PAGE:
Taekwondo was contested as an official sport at the Olympic Games for the first time at the 2000 Summer Olympics in Sydney. It had been a demonstration sport in 1988 and 1992. Medals were awarded in four weight classes each for women. Tran Hieu Ngan became the first Vietnamese Olympic medalist in this competition. MenWomen A total of 103 taekwondo jins from 51 nations competed at the Sydney Games: Bronze medalist Chi Shu-Ju, Hamide Bıkçın Tosun, Hadi Saei and Pascal Gentil complained to the media about what they perceived as biased refereeing which made them lose their possible gold medal. Pascal Gentil refused to be photographed with his fellow medalists Kim Kyong-Hun and Daniel Trenton in the medal ceremony. Gold medalist Steven López revealed some inside story from his viewpoint in his family's 2009 book, Family Power: The True Story of How "The First Family of Taekwondo" Made Olympic History. International Olympic Committee results database
2000 Summer Olympics
The 2000 Summer Olympic Games known as the Games of the XXVII Olympiad and known as Sydney 2000 or the Millennium Olympic Games/Games of the New Millennium, were an international multi-sport event, held between 15 September and 1 October 2000 in Sydney, New South Wales, Australia. It was the second time that the Summer Olympics were held in Australia, the Southern Hemisphere, the first being in Melbourne, Victoria, in 1956. Sydney was selected as the host city for the 2000 Games in 1993. Teams from 199 countries participated; the Games’ cost was estimated to be A$6.6 billion. The Games received universal acclaim, with the organisation, volunteers and Australian public being lauded in the international media. Bill Bryson from The Times called the Sydney Games "one of the most successful events on the world stage", saying that they "couldn't be better". James Mossop of the Electronic Telegraph called the Games "such a success that any city considering bidding for future Olympics must be wondering how it can reach the standards set by Sydney", while Jack Todd in the Montreal Gazette suggested that the "IOC should quit while it's ahead.
Admit there can never be a better Olympic Games, be done with it," as "Sydney was both exceptional and the best". In preparing for the 2012 Olympic Games in London, Lord Coe declared the Sydney Games the "benchmark for the spirit of the Games, unquestionably" and admitting that the London organising committee "attempted in a number of ways to emulate what the Sydney Organising Committee did." These were the final Olympic Games under the IOC presidency of Juan Antonio Samaranch. These were the second Olympic Games to be held in spring and is to date the most recent games not to be held in its more traditional July or August summer slot; the final medal tally was led by the United States, followed by Russia and China with host Australia at fourth place overall. Several World and Olympic records were broken during the games. With little or no controversies, the games were deemed successful with the rising standard of competition amongst nations across the world. Sydney won the right to host the Games on 24 September 1993, after being selected over Beijing, Berlin and Manchester in four rounds of voting, at the 101st IOC Session in Monte Carlo, Monaco.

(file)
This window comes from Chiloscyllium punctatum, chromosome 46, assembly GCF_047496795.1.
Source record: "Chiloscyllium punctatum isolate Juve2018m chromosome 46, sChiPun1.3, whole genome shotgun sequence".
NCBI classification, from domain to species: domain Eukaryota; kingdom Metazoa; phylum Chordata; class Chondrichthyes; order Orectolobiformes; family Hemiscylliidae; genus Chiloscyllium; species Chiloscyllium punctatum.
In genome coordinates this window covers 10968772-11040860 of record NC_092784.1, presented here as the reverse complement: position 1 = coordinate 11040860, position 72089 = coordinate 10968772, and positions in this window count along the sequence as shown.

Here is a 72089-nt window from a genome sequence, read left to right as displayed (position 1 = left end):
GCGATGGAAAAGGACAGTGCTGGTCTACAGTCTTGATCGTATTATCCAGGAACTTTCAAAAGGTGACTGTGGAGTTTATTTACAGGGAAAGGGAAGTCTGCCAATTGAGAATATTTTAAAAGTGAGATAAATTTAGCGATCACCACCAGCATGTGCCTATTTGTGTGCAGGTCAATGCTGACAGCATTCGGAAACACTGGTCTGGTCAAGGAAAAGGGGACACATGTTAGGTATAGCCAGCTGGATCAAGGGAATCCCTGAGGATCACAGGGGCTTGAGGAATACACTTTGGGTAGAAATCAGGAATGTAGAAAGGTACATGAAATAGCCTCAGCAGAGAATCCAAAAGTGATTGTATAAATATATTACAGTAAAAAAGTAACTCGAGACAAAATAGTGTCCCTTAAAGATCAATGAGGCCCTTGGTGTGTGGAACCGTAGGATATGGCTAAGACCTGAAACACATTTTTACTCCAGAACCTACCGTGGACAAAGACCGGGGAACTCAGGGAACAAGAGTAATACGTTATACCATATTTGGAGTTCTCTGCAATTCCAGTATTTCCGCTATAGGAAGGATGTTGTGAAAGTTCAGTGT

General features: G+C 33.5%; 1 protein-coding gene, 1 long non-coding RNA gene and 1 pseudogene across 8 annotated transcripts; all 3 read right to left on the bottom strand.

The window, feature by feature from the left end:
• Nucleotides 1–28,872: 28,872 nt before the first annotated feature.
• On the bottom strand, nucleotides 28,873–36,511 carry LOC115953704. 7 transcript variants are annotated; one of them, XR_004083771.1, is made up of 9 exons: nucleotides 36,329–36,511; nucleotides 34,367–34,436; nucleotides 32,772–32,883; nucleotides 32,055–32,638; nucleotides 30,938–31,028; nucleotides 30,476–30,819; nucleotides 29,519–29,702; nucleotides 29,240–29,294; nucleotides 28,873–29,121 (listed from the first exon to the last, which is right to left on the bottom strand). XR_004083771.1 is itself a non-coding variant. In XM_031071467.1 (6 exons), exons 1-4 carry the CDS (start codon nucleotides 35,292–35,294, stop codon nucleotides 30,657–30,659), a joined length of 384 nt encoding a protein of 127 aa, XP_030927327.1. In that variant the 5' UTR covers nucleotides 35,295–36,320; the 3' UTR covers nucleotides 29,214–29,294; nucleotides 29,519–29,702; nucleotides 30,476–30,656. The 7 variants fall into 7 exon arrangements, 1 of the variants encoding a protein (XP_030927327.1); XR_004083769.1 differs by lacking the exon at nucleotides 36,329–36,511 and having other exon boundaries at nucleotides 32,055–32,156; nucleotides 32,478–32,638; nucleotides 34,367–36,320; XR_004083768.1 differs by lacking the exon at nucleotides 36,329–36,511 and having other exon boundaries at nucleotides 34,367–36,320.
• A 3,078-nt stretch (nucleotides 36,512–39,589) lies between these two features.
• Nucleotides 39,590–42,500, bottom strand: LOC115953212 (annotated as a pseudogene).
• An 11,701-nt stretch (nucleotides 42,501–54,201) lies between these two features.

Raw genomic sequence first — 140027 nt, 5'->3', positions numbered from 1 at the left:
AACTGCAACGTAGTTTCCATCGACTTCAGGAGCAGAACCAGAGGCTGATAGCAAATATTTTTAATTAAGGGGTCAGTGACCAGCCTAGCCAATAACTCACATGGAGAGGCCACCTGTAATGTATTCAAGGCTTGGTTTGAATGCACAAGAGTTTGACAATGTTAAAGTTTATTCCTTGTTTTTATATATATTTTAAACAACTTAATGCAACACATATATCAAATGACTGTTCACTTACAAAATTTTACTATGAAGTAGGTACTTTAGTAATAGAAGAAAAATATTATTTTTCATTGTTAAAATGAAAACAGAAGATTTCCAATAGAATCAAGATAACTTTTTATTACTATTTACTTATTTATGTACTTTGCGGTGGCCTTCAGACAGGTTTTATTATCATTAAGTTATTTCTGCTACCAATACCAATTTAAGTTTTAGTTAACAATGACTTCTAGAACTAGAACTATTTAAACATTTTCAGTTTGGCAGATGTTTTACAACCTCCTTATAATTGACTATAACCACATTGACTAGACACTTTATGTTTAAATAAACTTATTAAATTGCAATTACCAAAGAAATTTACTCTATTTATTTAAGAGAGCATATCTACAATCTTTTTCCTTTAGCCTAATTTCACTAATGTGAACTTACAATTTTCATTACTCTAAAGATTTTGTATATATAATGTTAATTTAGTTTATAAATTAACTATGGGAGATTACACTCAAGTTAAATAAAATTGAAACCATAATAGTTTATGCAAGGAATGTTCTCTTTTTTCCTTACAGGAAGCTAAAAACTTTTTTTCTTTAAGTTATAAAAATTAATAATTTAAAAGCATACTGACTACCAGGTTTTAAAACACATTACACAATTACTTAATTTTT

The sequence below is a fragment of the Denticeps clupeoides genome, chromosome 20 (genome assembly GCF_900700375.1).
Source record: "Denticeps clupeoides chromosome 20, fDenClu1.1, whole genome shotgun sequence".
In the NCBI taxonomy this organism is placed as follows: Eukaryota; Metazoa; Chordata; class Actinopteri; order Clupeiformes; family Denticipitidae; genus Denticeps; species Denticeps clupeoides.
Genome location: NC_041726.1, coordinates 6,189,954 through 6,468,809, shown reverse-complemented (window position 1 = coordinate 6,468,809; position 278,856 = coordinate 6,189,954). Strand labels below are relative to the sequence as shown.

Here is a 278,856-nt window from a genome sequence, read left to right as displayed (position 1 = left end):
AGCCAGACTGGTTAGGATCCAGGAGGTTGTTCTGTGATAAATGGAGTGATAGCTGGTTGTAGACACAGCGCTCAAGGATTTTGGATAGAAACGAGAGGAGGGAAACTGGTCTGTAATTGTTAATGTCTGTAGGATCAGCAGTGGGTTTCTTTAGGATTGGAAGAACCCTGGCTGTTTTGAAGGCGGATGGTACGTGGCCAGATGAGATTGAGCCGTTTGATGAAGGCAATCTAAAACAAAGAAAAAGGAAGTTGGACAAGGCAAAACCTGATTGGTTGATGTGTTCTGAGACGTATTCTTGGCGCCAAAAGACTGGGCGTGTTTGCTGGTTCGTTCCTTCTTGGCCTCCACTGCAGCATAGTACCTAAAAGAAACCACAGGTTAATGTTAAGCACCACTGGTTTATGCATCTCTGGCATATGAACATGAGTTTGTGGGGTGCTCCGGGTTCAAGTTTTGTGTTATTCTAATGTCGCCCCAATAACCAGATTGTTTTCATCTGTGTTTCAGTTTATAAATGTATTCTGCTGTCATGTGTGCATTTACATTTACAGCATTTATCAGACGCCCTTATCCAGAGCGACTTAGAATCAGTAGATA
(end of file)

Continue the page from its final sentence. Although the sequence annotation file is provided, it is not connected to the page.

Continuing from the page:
The Australian city of Melbourne had lost out to Atlanta for the 1996 Summer Olympics four years earlier. Beijing lost its bid to host the games to Sydney in 1993, but was awarded the 2008 Summer Olympics in July 2001 after Sydney hosted the previous year, it would be awarded the 2022 Winter Olympics twenty-two years in 2015. Although it is impossible to know why members of the International Olympic Committee voted for Sydney over Beijing in 1993, it appears that an important role was played by Human Rights Watch's campaign to "stop Beijing" because of China's human rights record. Many in China were angry at what they saw as U. S.-led interference in the vote, the outcome contributed to rising anti-Western sentiment in China and tensions in Sino-American relations. The Oxford Olympics Study 2016 estimates the outturn cost of the Sydney 2000 Summer Olympics at USD 5 billion in 2015-dollars and cost overrun at 90% in real terms; this includes sports-related costs only, that is, operational costs incurred by the organizing committee for the purpose of staging the Games, e.g. expenditures for technology, workforce, security, catering and medical services, direct capital costs incurred by the host city and country or private investors to build, e.g. the competition venues, the Olympic village, international broadcast center, media and press center, which are required to host the Games.